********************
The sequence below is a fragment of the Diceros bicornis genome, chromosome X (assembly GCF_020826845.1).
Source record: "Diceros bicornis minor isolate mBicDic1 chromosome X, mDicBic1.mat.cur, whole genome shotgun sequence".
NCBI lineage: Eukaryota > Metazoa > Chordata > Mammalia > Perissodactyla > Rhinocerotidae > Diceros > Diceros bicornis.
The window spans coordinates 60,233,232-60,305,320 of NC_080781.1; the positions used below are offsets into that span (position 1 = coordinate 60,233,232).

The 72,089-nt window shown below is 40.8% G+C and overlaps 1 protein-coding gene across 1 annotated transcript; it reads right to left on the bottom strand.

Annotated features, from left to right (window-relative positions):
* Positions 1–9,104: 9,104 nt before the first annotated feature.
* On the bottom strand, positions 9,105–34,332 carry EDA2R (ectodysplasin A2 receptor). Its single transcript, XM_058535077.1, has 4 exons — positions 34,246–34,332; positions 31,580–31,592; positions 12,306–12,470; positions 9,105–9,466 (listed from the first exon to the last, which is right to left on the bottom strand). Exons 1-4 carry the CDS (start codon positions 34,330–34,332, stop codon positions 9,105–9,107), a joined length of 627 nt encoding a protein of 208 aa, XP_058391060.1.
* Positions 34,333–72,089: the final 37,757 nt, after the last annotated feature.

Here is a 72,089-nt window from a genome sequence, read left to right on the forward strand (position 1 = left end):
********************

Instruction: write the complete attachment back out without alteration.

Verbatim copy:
The sequence below is a fragment of the Diceros bicornis genome, chromosome X (assembly GCF_020826845.1).
Source record: "Diceros bicornis minor isolate mBicDic1 chromosome X, mDicBic1.mat.cur, whole genome shotgun sequence".
NCBI lineage: Eukaryota > Metazoa > Chordata > Mammalia > Perissodactyla > Rhinocerotidae > Diceros > Diceros bicornis.
The window spans coordinates 60,233,232-60,305,320 of NC_080781.1; the positions used below are offsets into that span (position 1 = coordinate 60,233,232).

The 72,089-nt window shown below is 40.8% G+C and overlaps 1 protein-coding gene across 1 annotated transcript; it reads right to left on the bottom strand.

Annotated features, from left to right (window-relative positions):
* Positions 1–9,104: 9,104 nt before the first annotated feature.
* On the bottom strand, positions 9,105–34,332 carry EDA2R (ectodysplasin A2 receptor). Its single transcript, XM_058535077.1, has 4 exons — positions 34,246–34,332; positions 31,580–31,592; positions 12,306–12,470; positions 9,105–9,466 (listed from the first exon to the last, which is right to left on the bottom strand). Exons 1-4 carry the CDS (start codon positions 34,330–34,332, stop codon positions 9,105–9,107), a joined length of 627 nt encoding a protein of 208 aa, XP_058391060.1.
* Positions 34,333–72,089: the final 37,757 nt, after the last annotated feature.

Here is a 72,089-nt window from a genome sequence, read left to right on the forward strand (position 1 = left end):